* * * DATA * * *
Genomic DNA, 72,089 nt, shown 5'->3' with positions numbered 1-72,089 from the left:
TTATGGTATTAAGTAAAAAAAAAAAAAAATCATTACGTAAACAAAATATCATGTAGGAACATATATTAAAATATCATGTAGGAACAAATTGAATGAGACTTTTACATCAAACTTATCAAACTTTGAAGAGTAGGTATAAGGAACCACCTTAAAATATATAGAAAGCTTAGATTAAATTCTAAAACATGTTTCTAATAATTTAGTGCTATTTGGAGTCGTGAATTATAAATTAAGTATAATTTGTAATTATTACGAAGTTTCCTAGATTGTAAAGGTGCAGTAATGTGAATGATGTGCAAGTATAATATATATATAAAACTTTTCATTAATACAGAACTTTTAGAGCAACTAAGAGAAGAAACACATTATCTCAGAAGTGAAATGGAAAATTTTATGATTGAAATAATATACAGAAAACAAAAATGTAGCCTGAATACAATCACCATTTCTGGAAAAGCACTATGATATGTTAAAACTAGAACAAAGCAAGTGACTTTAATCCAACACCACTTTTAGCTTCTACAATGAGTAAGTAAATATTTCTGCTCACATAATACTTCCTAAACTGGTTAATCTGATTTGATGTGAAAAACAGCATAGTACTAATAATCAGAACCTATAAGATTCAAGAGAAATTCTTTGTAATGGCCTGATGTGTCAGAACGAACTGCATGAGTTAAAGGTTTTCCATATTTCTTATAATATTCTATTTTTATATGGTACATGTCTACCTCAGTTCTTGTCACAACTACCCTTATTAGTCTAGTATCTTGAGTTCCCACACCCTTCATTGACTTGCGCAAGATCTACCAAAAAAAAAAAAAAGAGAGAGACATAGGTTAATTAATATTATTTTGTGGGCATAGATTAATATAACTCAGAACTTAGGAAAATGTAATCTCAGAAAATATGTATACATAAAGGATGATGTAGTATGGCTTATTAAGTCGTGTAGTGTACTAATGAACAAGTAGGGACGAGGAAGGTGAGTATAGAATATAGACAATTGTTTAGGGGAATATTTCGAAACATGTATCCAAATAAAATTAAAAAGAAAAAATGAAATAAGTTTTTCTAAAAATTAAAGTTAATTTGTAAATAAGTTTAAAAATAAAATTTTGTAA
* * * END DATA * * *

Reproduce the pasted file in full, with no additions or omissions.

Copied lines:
Genomic DNA, 72,089 nt, shown 5'->3' with positions numbered 1-72,089 from the left:
TTATGGTATTAAGTAAAAAAAAAAAAAAATCATTACGTAAACAAAATATCATGTAGGAACATATATTAAAATATCATGTAGGAACAAATTGAATGAGACTTTTACATCAAACTTATCAAACTTTGAAGAGTAGGTATAAGGAACCACCTTAAAATATATAGAAAGCTTAGATTAAATTCTAAAACATGTTTCTAATAATTTAGTGCTATTTGGAGTCGTGAATTATAAATTAAGTATAATTTGTAATTATTACGAAGTTTCCTAGATTGTAAAGGTGCAGTAATGTGAATGATGTGCAAGTATAATATATATATAAAACTTTTCATTAATACAGAACTTTTAGAGCAACTAAGAGAAGAAACACATTATCTCAGAAGTGAAATGGAAAATTTTATGATTGAAATAATATACAGAAAACAAAAATGTAGCCTGAATACAATCACCATTTCTGGAAAAGCACTATGATATGTTAAAACTAGAACAAAGCAAGTGACTTTAATCCAACACCACTTTTAGCTTCTACAATGAGTAAGTAAATATTTCTGCTCACATAATACTTCCTAAACTGGTTAATCTGATTTGATGTGAAAAACAGCATAGTACTAATAATCAGAACCTATAAGATTCAAGAGAAATTCTTTGTAATGGCCTGATGTGTCAGAACGAACTGCATGAGTTAAAGGTTTTCCATATTTCTTATAATATTCTATTTTTATATGGTACATGTCTACCTCAGTTCTTGTCACAACTACCCTTATTAGTCTAGTATCTTGAGTTCCCACACCCTTCATTGACTTGCGCAAGATCTACCAAAAAAAAAAAAAAGAGAGAGACATAGGTTAATTAATATTATTTTGTGGGCATAGATTAATATAACTCAGAACTTAGGAAAATGTAATCTCAGAAAATATGTATACATAAAGGATGATGTAGTATGGCTTATTAAGTCGTGTAGTGTACTAATGAACAAGTAGGGACGAGGAAGGTGAGTATAGAATATAGACAATTGTTTAGGGGAATATTTCGAAACATGTATCCAAATAAAATTAAAAAGAAAAAATGAAATAAGTTTTTCTAAAAATTAAAGTTAATTTGTAAATAAGTTTAAAAATAAAATTTTGTAA